Legendary Liverpool goalkeeper Ray Clemence passed away on Saturday aged 72, leading to a vast array of tributes from former teammates and those in the media.
The former England ‘keeper is widely regarded as the Reds’ greatest ever in the position after making himself an ever-present under Bill Shankly and Bob Paisley.
Signed in 1967, Clemence would make a staggering 665 appearances, the fourth-highest of all-time for the club, before his departure in 1981.
He arrived as a fresh-faced 18-year-old and left with a legacy to be revered having picked up three European Cups, five league titles, two UEFA Cups, a Super Cup, an FA Cup and a League Cup – not to mention a jaw-dropping 323 clean sheets.
A goalkeeper with tremendous talent, Clemence was idolised by many and many sought to honour him with heartfelt tributes across the media following the news of his passing.
Members of the media paid tribute to Clemence’s lasting legacy as both a player and person…
For the Guardian‘s Peter Mason, Clemence was a level above the rest and his all-round game made certain that he was to be a “permanent success story”:
Supremely athletic, elegant, quick and decisive, Clemence also marshalled his defenders superbly, and with a backline combination of Phil Neal, Alan Kennedy, Phil Thompson and Alan Hansen during the 1978-79 season, he conceded only 16 goals in 42 league matches, keeping a clean sheet in 28.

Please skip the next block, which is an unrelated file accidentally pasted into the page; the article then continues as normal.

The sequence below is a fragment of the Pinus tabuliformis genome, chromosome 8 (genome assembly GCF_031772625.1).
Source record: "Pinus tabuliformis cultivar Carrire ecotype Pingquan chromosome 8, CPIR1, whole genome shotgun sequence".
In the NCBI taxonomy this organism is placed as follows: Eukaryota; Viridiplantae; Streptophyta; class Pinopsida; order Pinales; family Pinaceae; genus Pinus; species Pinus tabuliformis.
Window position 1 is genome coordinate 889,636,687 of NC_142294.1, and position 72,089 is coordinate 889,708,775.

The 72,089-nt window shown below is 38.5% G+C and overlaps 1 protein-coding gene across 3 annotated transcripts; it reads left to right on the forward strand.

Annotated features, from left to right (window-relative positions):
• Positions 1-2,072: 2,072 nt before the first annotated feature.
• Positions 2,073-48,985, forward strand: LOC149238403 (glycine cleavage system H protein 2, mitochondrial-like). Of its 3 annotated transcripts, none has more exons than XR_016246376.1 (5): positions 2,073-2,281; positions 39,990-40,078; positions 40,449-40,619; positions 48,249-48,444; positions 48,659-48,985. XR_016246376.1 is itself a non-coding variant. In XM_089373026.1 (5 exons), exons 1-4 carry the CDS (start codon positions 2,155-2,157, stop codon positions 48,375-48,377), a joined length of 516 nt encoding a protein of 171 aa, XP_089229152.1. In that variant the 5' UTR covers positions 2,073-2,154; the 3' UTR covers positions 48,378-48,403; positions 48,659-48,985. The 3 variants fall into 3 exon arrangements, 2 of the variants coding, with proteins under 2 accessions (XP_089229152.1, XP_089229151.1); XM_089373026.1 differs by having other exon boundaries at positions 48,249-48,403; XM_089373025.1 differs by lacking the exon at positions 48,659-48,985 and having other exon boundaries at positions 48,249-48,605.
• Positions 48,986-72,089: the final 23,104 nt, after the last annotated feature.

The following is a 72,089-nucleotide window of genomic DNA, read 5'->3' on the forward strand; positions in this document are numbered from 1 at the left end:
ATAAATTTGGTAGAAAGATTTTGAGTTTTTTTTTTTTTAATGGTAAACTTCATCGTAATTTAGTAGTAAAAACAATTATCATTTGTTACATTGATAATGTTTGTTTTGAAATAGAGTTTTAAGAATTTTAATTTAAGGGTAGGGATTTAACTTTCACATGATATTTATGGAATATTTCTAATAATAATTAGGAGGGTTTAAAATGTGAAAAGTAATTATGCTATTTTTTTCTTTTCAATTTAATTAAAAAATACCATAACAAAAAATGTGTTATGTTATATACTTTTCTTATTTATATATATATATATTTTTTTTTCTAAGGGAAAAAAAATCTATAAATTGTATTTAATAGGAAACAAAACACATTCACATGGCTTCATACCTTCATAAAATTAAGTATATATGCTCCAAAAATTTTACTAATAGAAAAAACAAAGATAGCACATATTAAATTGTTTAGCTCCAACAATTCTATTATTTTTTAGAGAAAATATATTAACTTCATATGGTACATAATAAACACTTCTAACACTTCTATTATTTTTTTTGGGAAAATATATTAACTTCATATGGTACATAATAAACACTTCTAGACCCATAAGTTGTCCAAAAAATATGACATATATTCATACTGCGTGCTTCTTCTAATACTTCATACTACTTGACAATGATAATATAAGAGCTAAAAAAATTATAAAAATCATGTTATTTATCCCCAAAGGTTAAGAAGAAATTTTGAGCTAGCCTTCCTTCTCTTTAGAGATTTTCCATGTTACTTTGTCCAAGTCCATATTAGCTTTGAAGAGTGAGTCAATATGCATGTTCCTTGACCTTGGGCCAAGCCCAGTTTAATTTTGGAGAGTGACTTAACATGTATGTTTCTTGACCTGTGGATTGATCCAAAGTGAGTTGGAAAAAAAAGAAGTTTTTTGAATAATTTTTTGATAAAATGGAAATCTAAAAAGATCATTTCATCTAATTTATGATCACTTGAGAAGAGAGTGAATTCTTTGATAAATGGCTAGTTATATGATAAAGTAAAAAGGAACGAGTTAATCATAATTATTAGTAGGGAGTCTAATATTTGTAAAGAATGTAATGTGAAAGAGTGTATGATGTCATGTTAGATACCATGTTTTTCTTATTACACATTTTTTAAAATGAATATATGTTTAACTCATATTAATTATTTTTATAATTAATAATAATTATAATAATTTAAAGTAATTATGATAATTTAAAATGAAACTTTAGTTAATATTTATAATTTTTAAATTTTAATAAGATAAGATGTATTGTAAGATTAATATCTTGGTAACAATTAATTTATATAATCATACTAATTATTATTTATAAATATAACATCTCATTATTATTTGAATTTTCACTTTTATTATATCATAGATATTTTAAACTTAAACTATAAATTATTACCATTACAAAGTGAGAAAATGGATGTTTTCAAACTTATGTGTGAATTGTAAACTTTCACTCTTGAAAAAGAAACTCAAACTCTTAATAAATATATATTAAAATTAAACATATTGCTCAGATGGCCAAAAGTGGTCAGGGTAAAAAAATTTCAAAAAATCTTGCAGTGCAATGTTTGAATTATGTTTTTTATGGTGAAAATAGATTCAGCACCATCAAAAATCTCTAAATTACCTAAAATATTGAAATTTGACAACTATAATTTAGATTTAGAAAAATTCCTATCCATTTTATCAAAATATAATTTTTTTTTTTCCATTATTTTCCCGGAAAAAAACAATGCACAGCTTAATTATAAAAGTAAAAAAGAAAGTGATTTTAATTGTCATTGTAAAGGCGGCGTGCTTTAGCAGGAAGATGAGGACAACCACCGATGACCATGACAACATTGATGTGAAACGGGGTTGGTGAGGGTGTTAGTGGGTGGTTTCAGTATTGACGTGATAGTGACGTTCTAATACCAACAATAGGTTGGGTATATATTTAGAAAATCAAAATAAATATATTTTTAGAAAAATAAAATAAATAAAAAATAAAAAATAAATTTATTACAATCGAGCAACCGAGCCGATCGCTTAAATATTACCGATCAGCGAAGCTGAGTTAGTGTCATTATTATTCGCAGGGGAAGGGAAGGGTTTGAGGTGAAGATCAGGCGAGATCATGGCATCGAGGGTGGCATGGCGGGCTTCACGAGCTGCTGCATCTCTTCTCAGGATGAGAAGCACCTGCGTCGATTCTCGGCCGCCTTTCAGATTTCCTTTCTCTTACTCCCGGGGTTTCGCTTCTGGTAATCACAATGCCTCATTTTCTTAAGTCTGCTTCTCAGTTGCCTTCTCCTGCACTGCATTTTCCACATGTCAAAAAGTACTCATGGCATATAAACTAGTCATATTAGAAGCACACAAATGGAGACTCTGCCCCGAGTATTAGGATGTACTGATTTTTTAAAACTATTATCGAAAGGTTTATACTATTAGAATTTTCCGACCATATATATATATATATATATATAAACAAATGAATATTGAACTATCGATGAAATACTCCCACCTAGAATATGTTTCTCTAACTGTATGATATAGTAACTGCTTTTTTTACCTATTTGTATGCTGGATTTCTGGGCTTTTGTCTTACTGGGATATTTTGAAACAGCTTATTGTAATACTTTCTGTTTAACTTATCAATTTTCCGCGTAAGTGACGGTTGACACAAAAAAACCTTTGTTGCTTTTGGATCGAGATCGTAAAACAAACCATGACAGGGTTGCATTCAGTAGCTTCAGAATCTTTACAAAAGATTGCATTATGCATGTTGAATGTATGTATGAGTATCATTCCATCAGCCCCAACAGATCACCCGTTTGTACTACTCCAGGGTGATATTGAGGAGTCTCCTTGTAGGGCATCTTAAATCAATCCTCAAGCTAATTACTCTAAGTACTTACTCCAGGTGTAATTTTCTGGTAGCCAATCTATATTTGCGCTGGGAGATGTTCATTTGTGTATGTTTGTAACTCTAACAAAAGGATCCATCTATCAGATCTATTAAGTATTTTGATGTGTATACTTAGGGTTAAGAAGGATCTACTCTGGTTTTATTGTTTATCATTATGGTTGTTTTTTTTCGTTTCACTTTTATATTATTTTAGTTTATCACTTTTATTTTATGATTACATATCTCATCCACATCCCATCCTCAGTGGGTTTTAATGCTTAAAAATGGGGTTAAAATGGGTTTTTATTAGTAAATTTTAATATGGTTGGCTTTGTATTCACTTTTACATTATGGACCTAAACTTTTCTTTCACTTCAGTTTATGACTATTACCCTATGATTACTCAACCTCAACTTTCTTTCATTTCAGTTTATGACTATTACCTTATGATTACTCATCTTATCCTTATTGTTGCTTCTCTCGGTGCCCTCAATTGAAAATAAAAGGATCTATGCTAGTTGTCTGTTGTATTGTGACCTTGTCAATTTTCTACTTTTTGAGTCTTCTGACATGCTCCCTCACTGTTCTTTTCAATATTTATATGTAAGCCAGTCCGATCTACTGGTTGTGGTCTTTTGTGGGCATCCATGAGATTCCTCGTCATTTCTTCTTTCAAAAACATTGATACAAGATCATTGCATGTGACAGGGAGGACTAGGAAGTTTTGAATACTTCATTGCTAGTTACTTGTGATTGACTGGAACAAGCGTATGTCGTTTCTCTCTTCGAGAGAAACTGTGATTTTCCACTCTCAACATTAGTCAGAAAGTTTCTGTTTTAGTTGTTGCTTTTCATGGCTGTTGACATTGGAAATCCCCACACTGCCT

Though a more than capable shot-stopper, Clemence was one of those goalkeepers who read the game so well he did not always need to fling himself about the goalmouth. His anticipation usually meant he was in the right place at the right time, whether to collect a cross or to reach an attempt on goal.
Of all the great players who performed so impressively for Shankly and Paisley, few proved as permanent a success story as Clemence and even fewer were able to win as much.
They say it better than I ever could, that Ray Clemence is one of the reasons our club is such a special one all these years later. He was one of the foundation stones that so much of this club’s success was built on.
Our feeling in this moment is of course overwhelmingly sadness, but it is also appreciation. Our fans will remember with fondness an extraordinary player and a wonderful person who contributed so much to Liverpool Football Club.
The Mirror‘s John Cross reflected on his humble nature and his love for his family:
He was born in Skegness, worked as a deck chair attendant, used to practice on the beach, started at Scunthorpe and Liverpool signed him for just £18,000 in 1967.
He worked his way up to become European champion.
Clemence always stayed grounded from those humble beginnings.
He was one of English football’s all time greats and yet always remained a true gentleman who was devoted to his wife Veronica, his daughters Sarah and Julie, and his son Stephen.
He was quick off his line and was an early example of the sweeper-keeper. Not only was he a superb shotsaver, a splendid catcher of the ball and a vocal organiser of the defence, but his modern way of playing gave the team the flexibility to do things differently.
He might not have fulfilled his potential in an England shirt but in every other aspect of his life he exceeded expectations. Clemence was a Liverpool great, a Tottenham hero and a man who did his country proud.
And his former teammates & ex-Reds shared touching stories and memories…
Phil Thompson started life at Anfield in-front of the legendary shot-stopper and played together for nine years, a spell which left an indelible mark on the club’s former centre-back, when speaking to the club’s official website:
Ray was such a wonderful man and in the icons we have had playing for our football club he has to be high up there, I would think in our top five. To me, Ray is the second-best goalkeeper to Gordon Banks that England has ever had, he was that good.